North West Passage – Days 44 and 45 – Nome, Alaska

16th September 2023  – Day 44 – Nome


We arrived in Nome at about 21:00. (Population 3,500)The downwind sail became a tad exciting as we approached the harbour entrance. It was hard to hold the course without gybing but we managed to get close to the entrance only to find a tug with a massive barge in tow was heading the same way. We radioed him and he confirmed that he would anchor off and we were ok to proceed. It looked borderline to sail into the harbour and drop the sails on flat water as we would have had the wind on the beam. As the water was shallow to the port side we decided to gybe around to the starboard. The wind was quite strong and with Arthur and Will sheeting in as fast as they could as we went through the wind, somehow a rope got loose and streamed out around Will’s legs causing some alarm but luckily not too much harm. With the sail doused we entered the harbour and we’re welcomed by a friendly French roughty-toughty yacht called Que Sera.

Que Sera (far end on the right) moored amongst the ubiquitous aluminium workboats

They gave us the vital local knowledge that we desperately needed “Where is the nearest bar!” and they also left four beers so that we could celebrate our arrival – which we did!

17th September 2023 – Day 46


Nome is a whacky place. It is an old gold rush town and they still pan for gold from rafts with suction pumps.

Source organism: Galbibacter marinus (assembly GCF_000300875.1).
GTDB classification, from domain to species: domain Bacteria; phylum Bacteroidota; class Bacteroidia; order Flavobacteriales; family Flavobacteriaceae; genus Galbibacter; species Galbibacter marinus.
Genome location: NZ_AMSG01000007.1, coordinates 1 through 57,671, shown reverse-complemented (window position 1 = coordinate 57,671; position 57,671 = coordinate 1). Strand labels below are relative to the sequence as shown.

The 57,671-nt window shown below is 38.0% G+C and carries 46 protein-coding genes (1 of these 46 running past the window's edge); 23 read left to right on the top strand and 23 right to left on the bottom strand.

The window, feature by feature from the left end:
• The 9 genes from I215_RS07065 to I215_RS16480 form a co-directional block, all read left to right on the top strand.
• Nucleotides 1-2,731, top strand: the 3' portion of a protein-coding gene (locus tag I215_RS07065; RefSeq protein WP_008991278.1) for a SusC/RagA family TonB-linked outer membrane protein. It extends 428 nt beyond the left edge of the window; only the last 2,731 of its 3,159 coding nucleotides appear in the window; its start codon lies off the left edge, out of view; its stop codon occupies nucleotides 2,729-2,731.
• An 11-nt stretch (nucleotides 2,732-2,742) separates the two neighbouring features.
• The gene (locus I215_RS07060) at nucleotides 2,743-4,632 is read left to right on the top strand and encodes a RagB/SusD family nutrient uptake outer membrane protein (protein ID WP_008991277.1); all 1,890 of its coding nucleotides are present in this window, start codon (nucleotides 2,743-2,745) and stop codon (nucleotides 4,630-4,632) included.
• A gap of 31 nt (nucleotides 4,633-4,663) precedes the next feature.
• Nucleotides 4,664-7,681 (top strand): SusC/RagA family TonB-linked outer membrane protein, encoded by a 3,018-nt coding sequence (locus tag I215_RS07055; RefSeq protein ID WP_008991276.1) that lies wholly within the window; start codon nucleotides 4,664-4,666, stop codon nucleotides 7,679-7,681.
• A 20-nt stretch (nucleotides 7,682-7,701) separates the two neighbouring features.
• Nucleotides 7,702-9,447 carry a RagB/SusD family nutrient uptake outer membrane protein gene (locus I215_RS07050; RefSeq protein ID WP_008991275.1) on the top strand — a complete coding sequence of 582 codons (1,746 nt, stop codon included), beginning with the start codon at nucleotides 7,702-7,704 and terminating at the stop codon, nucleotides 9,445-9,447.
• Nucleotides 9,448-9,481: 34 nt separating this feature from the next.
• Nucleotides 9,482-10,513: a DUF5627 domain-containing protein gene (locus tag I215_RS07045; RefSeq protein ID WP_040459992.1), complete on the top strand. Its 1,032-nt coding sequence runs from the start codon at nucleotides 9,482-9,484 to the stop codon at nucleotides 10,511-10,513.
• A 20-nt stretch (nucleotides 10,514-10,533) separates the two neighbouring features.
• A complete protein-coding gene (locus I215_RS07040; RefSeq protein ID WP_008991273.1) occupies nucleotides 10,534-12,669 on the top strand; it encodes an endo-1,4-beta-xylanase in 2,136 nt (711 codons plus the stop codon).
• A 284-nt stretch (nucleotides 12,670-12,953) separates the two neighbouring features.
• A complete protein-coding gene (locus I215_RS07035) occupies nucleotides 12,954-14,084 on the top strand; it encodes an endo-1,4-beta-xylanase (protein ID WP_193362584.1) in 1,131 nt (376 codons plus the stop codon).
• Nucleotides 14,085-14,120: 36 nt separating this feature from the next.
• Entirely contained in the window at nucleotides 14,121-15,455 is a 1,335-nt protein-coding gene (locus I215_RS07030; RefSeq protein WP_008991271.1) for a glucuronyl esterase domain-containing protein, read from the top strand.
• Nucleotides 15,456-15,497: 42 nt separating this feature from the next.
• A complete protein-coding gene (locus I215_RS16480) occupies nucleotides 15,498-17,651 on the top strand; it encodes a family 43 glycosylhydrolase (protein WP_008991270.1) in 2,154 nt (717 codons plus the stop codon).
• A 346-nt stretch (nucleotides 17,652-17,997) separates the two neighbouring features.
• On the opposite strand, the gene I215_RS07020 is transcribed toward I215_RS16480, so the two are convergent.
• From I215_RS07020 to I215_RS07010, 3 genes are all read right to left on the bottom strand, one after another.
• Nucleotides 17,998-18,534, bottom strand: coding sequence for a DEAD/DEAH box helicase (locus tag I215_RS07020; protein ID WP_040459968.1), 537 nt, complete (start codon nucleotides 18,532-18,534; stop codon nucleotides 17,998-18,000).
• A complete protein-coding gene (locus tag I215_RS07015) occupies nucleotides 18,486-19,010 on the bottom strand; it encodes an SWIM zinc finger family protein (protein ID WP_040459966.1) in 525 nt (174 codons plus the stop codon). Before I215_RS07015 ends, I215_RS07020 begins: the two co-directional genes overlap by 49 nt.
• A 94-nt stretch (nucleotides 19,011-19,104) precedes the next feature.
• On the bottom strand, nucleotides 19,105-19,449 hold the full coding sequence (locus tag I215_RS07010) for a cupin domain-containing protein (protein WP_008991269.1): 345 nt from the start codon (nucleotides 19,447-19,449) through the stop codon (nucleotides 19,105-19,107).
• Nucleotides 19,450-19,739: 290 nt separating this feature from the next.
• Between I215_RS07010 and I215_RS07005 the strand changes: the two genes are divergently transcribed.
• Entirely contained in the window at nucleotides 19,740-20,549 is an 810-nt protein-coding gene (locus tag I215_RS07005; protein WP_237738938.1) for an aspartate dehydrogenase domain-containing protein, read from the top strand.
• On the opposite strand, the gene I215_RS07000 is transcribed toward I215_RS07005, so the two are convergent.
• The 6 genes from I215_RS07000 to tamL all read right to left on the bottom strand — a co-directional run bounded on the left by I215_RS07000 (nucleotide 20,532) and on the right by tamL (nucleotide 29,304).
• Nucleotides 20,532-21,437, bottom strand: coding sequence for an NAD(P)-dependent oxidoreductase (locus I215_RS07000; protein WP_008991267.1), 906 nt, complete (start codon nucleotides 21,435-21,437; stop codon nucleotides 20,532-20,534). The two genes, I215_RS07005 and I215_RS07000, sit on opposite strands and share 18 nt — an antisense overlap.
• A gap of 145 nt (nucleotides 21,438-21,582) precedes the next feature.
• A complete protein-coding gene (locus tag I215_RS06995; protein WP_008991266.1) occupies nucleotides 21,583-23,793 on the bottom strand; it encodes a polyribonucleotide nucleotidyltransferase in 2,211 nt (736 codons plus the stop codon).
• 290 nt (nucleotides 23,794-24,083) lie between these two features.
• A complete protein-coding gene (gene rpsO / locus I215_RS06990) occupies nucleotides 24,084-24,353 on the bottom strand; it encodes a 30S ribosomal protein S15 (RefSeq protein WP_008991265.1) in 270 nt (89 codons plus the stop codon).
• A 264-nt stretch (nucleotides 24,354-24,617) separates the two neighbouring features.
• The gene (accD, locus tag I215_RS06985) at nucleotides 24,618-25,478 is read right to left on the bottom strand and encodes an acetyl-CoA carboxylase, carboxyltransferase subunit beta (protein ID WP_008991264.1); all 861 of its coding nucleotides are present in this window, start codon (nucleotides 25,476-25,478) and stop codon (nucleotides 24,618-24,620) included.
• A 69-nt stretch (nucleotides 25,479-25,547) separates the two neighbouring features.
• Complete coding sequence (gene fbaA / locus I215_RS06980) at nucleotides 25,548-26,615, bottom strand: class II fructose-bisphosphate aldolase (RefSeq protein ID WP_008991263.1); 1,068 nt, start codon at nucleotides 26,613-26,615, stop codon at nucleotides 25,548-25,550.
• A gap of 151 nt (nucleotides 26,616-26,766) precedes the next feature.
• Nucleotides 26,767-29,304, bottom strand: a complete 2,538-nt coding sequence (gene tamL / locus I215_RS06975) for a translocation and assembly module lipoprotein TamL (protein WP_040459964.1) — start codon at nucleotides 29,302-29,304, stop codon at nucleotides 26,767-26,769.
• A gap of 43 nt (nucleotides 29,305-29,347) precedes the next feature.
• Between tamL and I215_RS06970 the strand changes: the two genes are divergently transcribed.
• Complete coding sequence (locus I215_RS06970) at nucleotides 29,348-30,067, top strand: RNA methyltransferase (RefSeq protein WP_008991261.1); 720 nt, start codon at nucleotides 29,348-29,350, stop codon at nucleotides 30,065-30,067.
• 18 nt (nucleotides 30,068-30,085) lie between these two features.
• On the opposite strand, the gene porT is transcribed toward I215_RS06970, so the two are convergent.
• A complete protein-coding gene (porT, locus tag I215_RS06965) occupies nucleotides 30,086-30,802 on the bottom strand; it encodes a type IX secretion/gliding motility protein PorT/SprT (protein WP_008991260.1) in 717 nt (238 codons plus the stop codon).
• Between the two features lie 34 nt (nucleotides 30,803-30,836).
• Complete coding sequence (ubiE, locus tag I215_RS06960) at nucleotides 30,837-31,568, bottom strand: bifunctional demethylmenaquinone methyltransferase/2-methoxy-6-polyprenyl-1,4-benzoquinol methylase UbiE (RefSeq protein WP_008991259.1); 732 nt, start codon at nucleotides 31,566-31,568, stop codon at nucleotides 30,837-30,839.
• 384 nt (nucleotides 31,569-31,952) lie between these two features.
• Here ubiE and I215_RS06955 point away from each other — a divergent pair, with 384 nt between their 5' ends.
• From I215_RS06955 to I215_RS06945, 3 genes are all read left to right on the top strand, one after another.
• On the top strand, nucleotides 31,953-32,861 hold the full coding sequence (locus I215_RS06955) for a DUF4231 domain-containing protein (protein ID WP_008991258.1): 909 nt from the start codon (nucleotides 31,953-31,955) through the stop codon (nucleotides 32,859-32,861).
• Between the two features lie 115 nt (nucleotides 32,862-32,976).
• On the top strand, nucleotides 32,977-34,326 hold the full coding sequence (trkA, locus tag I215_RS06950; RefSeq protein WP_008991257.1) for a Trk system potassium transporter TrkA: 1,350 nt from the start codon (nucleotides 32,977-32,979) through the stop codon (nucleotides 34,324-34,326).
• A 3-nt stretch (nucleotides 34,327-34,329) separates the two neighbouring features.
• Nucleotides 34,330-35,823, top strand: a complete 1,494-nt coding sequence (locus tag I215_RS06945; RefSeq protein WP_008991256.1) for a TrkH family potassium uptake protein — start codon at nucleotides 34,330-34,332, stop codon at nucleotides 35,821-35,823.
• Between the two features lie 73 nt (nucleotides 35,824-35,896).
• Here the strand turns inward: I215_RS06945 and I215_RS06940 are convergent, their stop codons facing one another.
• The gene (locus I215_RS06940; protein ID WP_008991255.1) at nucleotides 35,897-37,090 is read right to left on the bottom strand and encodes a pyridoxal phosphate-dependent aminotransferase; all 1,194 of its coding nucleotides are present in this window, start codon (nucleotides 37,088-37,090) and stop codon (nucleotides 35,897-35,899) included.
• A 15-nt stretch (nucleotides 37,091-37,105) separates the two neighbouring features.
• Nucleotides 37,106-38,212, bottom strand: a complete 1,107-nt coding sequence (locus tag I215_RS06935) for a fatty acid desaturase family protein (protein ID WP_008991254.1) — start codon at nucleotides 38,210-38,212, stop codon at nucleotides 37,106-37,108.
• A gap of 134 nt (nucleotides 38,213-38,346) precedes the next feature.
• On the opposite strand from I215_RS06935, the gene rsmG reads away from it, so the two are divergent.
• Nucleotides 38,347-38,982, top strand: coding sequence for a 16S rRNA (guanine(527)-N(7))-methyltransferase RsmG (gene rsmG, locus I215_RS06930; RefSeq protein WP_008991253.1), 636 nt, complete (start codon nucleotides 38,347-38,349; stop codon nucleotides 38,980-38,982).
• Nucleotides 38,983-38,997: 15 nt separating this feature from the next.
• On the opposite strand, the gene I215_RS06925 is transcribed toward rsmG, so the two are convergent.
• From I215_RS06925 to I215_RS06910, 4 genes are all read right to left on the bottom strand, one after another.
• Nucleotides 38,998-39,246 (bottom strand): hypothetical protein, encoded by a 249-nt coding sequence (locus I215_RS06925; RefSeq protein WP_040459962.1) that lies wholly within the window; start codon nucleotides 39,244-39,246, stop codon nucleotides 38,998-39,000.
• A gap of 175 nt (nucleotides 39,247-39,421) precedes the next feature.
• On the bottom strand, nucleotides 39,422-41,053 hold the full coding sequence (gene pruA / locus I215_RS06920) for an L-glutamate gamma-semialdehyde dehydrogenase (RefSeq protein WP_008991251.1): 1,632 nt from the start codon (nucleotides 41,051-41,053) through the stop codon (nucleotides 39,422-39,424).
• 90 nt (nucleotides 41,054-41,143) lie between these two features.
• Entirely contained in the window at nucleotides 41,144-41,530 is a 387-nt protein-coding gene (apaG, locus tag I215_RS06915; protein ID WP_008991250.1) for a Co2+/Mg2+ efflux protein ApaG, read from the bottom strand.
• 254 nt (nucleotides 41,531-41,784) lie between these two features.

Nome in the Gold Rush days!
Here is a small gold mining dredger. They anchor the rafts and dive in suits heated with warm water and suck up the seabed with massive pumps. They reckon on finding one ounce of gold every hour, or $1,900 per hour. That is a good return, but an almighty hard way to earn it.
Here is a splendid truck with a massive ramshackle dredge raft behind it. It has two powerful new looking outboards. It is for sale so if you fancy gold prospecting why not make an offer?
Although the raft looked pretty ramshackle, the motors looked in fine fettle
Another view of that truck!
…and yet another great old truck. This place is full of them!

We spent Sunday preparing the boat for it’s long cold and snowy winter ashore. We are still not certain when the boat will be hauled out so we can’t book return flights just yet. Another day should see the majority of tasks wrapped up. Hopefully we will get some time to explore the place before heading home.

4 responses to “North West Passage – Days 44 and 45 – Nome, Alaska”

  1. Well done, what an adventure! Please post some charts and maps as well if you can…

    I was in Titchmarsh marina over the weekend, moored just opposite Sumara. She looked beautiful and impatient to see you again…

    1. Hi Matteo, Great hear Sumara is still afloat! I’ll sort out the charts and pictures as soon as I return. I’m sailing to Ipswich on 3rd October, meeting with a few other boats, if you are around why not join us. Regards Alasdair

  2. Well Alasdair, that was some voyage. If you don’t watch out you may join the band of great British explorers – except you appear to be more successful than most. It’s been exciting reading. I’m looking forward to your updated version. Do keep me informed.
    Hope to see you at the Ipswich DWC. Should be a bit warmer there.

    1. That’s true, to be real explorer you really need to sink a ship ( or ideally two) and fail to reach the destination. I will try harder next time! At Anchorage airport heading for Vancouver then home so I will be at the Ipswich meet! See you there.

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